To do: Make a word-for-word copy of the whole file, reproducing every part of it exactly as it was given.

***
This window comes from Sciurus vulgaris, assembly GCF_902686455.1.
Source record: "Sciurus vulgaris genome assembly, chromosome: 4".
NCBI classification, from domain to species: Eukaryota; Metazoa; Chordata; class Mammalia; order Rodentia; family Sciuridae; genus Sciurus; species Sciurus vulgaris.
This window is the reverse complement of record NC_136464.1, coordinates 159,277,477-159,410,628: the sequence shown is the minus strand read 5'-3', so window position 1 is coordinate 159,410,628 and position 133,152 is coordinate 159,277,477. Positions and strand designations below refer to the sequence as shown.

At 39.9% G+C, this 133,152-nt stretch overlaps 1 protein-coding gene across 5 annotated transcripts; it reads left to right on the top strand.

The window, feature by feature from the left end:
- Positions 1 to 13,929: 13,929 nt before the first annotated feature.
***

This window comes from Sciurus vulgaris, assembly GCF_902686455.1.
Source record: "Sciurus vulgaris genome assembly, chromosome: 4".
NCBI classification, from domain to species: Eukaryota; Metazoa; Chordata; class Mammalia; order Rodentia; family Sciuridae; genus Sciurus; species Sciurus vulgaris.
This window is the reverse complement of record NC_136464.1, coordinates 159,277,477-159,410,628: the sequence shown is the minus strand read 5'-3', so window position 1 is coordinate 159,410,628 and position 133,152 is coordinate 159,277,477. Positions and strand designations below refer to the sequence as shown.

At 39.9% G+C, this 133,152-nt stretch overlaps 1 protein-coding gene across 5 annotated transcripts; it reads left to right on the top strand.

The window, feature by feature from the left end:
- Positions 1 to 13,929: 13,929 nt before the first annotated feature.